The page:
Empowering girls with cloth, needles and thread
One day at school in my village, one of my 7th grade learners was crying at her desk.
She wouldn’t tell me what was going on but a friend of hers helped her to the principal’s office and she went home. I learned the next day that my learner didn’t have any menstrual pads and my principal asked her to go home to ask her mother for money to buy some disposable pads. These sell between R20-R30 ($1.50-$2.25) a pack, which is often unaffordable for families in the village.
I had recently done a training in reusable menstrual pads (RUMPs) at the Let Girls Learn Literacy Lab conference and I realized the urgency of this project for the young girls at my school.
I approached my local drop-in center to propose the idea of making RUMPs with the girls in the village. I was uncertain how the center would receive me as a male Volunteer coming to talk to them about women’s issues, but I had a year and a half of rapport with the manager and I was able to explain what RUMPs were in Tshivenda.
She was positive about the idea so I was invited to a meeting with their whole staff of child & youthcare workers. As I finished introducing RUMPs, I passed around the one I had sewn up as a demonstration and turned the discussion over to them: “Does this sound helpful to you? Would this be useful for girls here?”
There was a bit of a pause, then a woman replied, “It’s better than socks.” Everyone agreed and showed interest in running the session with girls in the village. While reusable pads may not be the preferred choice for everyone, the child & youthcare workers agreed it was a good option for girls at school to have.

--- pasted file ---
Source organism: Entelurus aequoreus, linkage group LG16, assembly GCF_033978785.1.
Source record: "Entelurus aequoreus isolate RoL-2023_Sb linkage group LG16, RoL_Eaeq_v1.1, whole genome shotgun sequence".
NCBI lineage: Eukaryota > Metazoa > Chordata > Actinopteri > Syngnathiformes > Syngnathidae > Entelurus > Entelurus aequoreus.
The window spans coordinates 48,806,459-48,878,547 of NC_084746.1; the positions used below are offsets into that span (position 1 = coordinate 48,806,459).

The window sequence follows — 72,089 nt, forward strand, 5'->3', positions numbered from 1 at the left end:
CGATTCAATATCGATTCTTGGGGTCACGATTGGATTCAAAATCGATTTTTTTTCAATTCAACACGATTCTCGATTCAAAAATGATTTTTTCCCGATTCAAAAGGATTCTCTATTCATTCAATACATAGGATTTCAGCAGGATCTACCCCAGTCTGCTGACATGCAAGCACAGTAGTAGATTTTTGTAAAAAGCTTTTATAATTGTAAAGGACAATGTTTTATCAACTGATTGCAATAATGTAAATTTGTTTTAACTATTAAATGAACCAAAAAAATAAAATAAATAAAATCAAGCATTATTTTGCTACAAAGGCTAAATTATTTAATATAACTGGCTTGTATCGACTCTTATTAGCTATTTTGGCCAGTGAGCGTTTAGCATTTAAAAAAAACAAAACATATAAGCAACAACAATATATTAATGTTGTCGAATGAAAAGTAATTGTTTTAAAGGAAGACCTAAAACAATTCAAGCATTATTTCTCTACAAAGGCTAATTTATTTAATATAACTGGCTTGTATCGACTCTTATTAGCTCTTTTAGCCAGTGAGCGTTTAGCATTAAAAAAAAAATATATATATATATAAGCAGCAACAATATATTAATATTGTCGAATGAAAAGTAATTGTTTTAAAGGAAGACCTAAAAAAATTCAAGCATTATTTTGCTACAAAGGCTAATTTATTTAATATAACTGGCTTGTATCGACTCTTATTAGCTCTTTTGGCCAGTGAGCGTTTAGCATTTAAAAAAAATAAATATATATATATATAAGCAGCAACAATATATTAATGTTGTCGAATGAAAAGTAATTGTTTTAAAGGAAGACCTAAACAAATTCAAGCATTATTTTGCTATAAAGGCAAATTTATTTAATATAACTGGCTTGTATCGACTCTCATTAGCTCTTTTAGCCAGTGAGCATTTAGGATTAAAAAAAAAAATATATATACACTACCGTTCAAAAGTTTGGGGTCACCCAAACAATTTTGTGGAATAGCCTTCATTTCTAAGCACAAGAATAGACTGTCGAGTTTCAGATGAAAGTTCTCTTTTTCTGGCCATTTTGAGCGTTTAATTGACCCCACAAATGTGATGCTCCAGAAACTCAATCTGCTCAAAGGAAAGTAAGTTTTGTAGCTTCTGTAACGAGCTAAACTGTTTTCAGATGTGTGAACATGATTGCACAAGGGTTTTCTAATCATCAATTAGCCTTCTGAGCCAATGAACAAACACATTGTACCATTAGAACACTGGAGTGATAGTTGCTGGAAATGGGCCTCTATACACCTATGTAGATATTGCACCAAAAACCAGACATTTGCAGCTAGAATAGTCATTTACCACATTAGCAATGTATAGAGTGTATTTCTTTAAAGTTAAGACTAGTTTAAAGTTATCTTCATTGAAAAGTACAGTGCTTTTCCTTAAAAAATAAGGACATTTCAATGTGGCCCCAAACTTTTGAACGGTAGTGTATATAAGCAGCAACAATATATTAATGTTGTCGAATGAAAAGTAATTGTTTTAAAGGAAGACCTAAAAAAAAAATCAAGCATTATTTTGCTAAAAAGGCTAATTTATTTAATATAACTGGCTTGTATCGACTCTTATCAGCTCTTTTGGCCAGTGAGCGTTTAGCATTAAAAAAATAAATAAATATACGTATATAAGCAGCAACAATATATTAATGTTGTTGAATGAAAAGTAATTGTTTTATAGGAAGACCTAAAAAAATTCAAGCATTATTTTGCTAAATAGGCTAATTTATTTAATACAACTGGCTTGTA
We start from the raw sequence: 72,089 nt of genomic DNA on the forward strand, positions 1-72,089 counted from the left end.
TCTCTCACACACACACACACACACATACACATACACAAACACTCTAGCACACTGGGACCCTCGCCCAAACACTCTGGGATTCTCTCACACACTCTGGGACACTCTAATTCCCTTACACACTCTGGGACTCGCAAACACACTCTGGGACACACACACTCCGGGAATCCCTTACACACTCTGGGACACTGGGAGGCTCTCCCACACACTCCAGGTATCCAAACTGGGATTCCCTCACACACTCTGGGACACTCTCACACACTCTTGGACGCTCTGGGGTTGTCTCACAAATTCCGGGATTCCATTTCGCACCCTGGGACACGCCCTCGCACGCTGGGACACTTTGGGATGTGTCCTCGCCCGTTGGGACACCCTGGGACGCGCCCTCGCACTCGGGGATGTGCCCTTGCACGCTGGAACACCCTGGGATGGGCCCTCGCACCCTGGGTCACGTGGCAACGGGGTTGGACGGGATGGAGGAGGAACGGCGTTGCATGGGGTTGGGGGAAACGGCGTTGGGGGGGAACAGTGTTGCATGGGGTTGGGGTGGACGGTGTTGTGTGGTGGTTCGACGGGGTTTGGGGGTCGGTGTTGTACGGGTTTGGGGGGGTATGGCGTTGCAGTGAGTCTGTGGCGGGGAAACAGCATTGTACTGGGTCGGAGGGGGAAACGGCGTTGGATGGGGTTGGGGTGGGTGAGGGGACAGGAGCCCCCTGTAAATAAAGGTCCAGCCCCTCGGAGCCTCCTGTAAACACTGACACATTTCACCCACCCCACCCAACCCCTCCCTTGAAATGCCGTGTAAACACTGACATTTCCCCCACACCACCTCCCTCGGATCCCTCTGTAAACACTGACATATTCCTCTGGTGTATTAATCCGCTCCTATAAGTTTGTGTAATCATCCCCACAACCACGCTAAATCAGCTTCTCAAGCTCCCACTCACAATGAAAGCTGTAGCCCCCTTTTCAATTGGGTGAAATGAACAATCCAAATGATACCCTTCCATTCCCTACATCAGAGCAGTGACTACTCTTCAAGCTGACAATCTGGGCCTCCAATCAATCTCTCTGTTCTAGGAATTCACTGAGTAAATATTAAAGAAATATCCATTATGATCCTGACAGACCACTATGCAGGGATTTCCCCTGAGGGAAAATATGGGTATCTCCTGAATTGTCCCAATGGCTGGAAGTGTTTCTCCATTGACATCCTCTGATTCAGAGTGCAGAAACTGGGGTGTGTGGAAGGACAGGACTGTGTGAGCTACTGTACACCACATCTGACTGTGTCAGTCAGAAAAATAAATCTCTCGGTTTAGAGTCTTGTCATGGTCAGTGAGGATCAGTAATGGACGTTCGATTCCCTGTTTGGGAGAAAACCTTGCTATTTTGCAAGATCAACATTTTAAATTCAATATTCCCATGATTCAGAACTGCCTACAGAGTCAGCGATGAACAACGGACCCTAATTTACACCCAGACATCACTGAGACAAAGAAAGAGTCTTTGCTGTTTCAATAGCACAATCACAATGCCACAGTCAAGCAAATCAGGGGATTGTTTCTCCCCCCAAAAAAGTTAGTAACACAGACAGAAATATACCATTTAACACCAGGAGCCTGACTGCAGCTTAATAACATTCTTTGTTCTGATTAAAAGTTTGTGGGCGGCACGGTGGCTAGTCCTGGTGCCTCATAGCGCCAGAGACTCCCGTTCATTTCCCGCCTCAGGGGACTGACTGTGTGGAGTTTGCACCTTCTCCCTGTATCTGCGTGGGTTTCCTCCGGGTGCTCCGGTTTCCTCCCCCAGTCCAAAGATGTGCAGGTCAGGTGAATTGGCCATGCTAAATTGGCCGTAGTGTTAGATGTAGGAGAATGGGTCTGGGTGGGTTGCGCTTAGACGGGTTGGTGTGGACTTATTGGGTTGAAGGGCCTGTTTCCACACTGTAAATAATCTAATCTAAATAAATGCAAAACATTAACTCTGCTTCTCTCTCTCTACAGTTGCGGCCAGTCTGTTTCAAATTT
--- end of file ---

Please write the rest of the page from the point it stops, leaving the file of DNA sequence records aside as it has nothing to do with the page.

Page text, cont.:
After the cloth, needles and thread were bought in a nearby township, I demonstrated to the workers how to sew the RUMPs and they each made a reusable pad of their own to show off. Over the next few days, they prepared 40 bags with the pattern, cloth, needle and thread for each girl who would attend the session. The principal of our primary school gave us permission to use the school for the RUMPs activity and we set a date.
On the day, 38 girls returned after school, eagerly awaiting the event with the local women and one young man who are the child & youthcare workers. Ofhani gave the introduction to the girls, talking about menstrual health and the importance of being prepared and reaching out to other women in the village for advice. I helped demonstrate the sewing procedures before the workers really took over in helping the girls in small groups, guiding them through the whole sewing process.
One by one, the girls completed their RUMPs. The child & youthcare workers took selfies with the younger girls. The smiles and excitement of each girl holding her new pad showed a real sense of achievement and growth. The workers said they would take this session to the girls at the high school next.